Issue #12142 has been updated by Vladimir Makarov.


Yura Sokolov wrote:
> > Still I can make a patch quickly which completely eliminates this issue
> without any slowdown in my hashing for numbers
> 
> Please, do it now. So no one will ever argue.
> 

After some thoughts, I believe the security issue (collision
exploitation) we are discussing is not a problem for my implementation.

First of all, we have a translation of N-bit value into N-bit hash
where N=64 is most interesting.  For a quality hash function, it is
mostly 1-to-1 function.  I can not measure maximum number of
collisions for N=64 but for 32, after half hour on my desktop machine,
I got maximum collision number equal to 15 for 32-bit variant of my
function using 32x32->64 bit multiplication.  So hypothetically, even
an attacker spends huge CPU time on 64-bit machine to get keys with
the same hash, I guess, he will produce a small number of collisions for
the full hash.

There is still an issue for a table with chains as it uses a small
part of hash (M bits) to choose the right bin, it makes an actual hash
function to map 2^N values into 2^M values where N > M.  It is easy to
generate a lot of keys with the same least significant M-bits for the original
function (k>>11 ^ k<<16 ^ k>>3).

In the table with open addressing the M-bits of N-bits hash is used
only initially but after each collision, the other bits of hash are
used until all hash bits are consumed.


> Changing SipHash to SipHash13 is also valid and also independent of hash table algo.

I don't think it is that important.  I tried your tables with
siphash13 and siphash24 and for siphash13 the average improvement of the
hash table benchmarks increased only by 1% (out of 37%).



----------------------------------------
Feature #12142: Hash tables with open addressing
https://bugs.ruby-lang.org/issues/12142#change-60475

* Author: Vladimir Makarov
* Status: Open
* Priority: Normal
* Assignee:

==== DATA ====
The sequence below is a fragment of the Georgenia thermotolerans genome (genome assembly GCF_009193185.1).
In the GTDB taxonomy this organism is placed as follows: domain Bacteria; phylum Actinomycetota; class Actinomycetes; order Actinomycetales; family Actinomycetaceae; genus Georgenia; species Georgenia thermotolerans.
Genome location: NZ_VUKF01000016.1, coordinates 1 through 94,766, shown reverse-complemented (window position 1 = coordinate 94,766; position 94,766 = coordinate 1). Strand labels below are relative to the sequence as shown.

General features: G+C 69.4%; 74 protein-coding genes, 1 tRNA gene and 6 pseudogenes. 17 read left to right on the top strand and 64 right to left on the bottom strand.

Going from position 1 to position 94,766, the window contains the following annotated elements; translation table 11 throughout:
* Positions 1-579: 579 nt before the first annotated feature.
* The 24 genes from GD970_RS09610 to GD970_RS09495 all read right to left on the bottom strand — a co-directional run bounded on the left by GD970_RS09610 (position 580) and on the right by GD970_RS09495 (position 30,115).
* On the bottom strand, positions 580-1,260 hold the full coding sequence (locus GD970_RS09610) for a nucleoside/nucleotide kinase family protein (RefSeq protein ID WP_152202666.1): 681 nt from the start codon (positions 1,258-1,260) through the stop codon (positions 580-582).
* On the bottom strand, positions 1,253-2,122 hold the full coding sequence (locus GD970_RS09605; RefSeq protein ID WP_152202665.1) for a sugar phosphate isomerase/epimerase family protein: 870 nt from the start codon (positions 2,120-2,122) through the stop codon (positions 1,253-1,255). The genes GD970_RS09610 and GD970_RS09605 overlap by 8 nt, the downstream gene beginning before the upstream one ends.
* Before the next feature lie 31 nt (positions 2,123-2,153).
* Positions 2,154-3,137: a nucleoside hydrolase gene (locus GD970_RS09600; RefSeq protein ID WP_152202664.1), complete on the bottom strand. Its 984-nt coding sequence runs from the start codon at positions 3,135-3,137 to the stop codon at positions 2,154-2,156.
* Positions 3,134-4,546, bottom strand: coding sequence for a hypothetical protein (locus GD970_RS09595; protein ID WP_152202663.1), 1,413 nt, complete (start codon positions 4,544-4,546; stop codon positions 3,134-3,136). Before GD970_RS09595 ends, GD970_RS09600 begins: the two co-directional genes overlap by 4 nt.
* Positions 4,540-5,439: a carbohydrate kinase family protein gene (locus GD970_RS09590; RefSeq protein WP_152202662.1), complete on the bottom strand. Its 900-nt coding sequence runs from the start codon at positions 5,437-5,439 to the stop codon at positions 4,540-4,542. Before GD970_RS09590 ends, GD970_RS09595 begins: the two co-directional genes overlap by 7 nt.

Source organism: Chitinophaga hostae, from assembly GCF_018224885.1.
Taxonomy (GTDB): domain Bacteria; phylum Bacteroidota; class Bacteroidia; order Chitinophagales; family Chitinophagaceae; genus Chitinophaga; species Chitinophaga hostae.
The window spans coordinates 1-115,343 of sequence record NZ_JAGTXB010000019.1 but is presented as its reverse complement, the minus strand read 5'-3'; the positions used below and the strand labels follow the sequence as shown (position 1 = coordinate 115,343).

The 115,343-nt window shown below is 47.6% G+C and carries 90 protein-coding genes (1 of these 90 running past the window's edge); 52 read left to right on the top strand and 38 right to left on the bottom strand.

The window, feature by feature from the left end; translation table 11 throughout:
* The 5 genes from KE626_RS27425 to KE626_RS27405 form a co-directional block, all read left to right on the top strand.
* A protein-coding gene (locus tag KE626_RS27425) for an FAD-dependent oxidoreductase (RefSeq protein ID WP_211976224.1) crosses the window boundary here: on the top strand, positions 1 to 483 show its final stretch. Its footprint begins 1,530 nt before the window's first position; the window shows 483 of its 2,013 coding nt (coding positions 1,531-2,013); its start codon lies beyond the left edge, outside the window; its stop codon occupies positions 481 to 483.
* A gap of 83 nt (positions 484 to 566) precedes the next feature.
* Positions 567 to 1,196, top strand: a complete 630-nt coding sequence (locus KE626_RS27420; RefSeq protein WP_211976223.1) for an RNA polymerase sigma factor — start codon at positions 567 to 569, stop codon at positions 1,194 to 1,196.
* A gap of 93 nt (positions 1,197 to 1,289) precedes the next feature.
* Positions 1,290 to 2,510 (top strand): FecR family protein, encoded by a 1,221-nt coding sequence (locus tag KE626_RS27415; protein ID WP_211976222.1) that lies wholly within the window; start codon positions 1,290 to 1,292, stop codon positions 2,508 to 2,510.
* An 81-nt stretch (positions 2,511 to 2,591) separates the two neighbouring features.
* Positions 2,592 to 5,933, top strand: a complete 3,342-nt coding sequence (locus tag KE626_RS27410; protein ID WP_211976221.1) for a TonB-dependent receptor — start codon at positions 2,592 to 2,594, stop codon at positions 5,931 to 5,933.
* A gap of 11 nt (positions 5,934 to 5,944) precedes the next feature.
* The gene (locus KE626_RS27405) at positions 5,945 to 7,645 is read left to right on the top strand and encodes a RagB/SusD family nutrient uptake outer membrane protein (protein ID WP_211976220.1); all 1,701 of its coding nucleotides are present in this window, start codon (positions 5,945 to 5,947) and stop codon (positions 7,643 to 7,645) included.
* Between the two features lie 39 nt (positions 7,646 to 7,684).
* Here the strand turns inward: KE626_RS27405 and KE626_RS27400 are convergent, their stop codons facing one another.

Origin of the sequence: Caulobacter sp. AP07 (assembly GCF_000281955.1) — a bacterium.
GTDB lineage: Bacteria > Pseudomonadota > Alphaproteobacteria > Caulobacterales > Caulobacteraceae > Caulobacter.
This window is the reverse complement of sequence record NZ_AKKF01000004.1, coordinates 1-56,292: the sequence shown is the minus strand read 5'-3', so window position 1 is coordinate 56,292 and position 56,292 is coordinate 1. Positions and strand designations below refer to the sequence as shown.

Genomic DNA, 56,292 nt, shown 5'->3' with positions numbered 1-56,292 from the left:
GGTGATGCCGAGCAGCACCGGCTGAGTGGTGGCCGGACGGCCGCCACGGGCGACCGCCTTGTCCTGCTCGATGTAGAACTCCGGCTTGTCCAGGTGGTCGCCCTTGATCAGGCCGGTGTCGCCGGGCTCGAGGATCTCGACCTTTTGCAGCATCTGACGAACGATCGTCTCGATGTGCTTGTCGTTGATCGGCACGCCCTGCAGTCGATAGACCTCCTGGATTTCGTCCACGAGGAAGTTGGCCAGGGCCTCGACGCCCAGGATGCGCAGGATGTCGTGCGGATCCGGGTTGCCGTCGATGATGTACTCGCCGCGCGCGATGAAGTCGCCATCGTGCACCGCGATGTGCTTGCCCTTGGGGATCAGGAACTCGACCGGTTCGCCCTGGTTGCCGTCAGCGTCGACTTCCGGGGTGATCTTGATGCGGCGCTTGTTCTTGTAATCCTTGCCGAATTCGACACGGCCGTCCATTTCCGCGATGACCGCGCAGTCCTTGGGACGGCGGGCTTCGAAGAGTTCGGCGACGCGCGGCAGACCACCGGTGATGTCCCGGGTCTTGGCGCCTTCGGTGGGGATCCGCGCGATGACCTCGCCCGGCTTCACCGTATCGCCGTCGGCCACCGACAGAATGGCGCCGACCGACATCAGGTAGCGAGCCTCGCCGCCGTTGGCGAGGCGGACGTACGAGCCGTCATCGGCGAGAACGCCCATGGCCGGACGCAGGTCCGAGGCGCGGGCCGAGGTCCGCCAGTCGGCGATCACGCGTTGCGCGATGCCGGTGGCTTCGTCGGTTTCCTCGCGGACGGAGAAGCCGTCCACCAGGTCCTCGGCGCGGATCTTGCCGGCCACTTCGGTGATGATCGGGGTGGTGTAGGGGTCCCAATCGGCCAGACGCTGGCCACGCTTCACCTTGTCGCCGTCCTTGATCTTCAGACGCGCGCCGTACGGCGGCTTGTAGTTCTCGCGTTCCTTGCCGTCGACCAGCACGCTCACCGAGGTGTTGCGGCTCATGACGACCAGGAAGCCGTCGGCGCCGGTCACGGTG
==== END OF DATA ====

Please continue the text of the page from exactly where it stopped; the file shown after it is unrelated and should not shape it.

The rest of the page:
----------------------------------------
~~~
 Hello, the following patch contains a new implementation of hash
tables (major files st.c and include/ruby/st.h).

  Modern processors have several levels of cache.  Usually,the CPU
reads one or a few lines of the cache from memory (or another level of
cache).  So CPU is much faster at reading data stored close to each
other.  The current implementation of Ruby hash tables does not fit
well to modern processor cache organization, which requires better
data locality for faster program speed.

The new hash table implementation achieves a better data locality
mainly by

  o switching to open addressing hash tables for access by keys.
    Removing hash collision lists lets us avoid *pointer chasing*, a
    common problem that produces bad data locality.  I see a tendency
    to move from chaining hash tables to open addressing hash tables
    due to their better fit to modern CPU memory organizations.
    CPython recently made such switch
    (https://hg.python.org/cpython/file/ff1938d12240/Objects/dictobject.c).
    PHP did this a bit earlier
    https://nikic.github.io/2014/12/22/PHPs-new-hashtable-implementation.html.
    GCC has widely-used such hash tables
    (https://gcc.gnu.org/svn/gcc/trunk/libiberty/hashtab.c) internally
    for more than 15 years.

  o removing doubly linked lists and putting the elements into an array
    for accessing to elements by their inclusion order.  That also
    removes pointer chaising on the doubly linked lists used for
    traversing elements by their inclusion order.

A more detailed description of the proposed implementation can be
found in the top comment of the file st.c.

The new implementation was benchmarked on 21 MRI hash table benchmarks
for two most widely used targets x86-64 (Intel 4.2GHz i7-4790K) and ARM
(Exynos 5410 - 1.6GHz Cortex-A15):

make benchmark-each ITEM=bm_hash OPTS='-r 3 -v' COMPARE_RUBY='<trunk ruby>'

Here the results for x86-64:

hash_aref_dsym       1.094
hash_aref_dsym_long          1.383
hash_aref_fix        1.048
hash_aref_flo        1.860
hash_aref_miss       1.107
hash_aref_str        1.107
hash_aref_sym        1.191
hash_aref_sym_long           1.113
hash_flatten         1.258
hash_ident_flo       1.627
hash_ident_num       1.045
hash_ident_obj       1.143
hash_ident_str       1.127
hash_ident_sym       1.152
hash_keys            2.714
hash_shift           2.209
hash_shift_u16       1.442
hash_shift_u24       1.413
hash_shift_u32       1.396
hash_to_proc         2.831
hash_values          2.701

The average performance improvement is more 50%.  ARM results are
analogous -- no any benchmark performance degradation and about the
same average improvement.

The patch can be seen as

https://github.com/vnmakarov/ruby/compare/trunk...hash_tables_with_open_addressing.patch

or in a less convenient way as pull request changes

https://github.com/ruby/ruby/pull/1264/files


This is my first patch for MRI and may be my proposal and
implementation have pitfalls.  But I am keen to learn and work on
inclusion of this code into MRI.

~~~

---Files--------------------------------
0001-st.c-change-st_table-implementation.patch (59.4 KB)
st-march31.patch (114 KB)
base.patch (93.8 KB)
hash.patch (4.48 KB)
strong_hash.patch (8.08 KB)
city.patch (19.4 KB)
new-hash-table-benchmarks.patch (1.34 KB)
hash_improvements_and_st_implementation_changes.mbox (101 KB)


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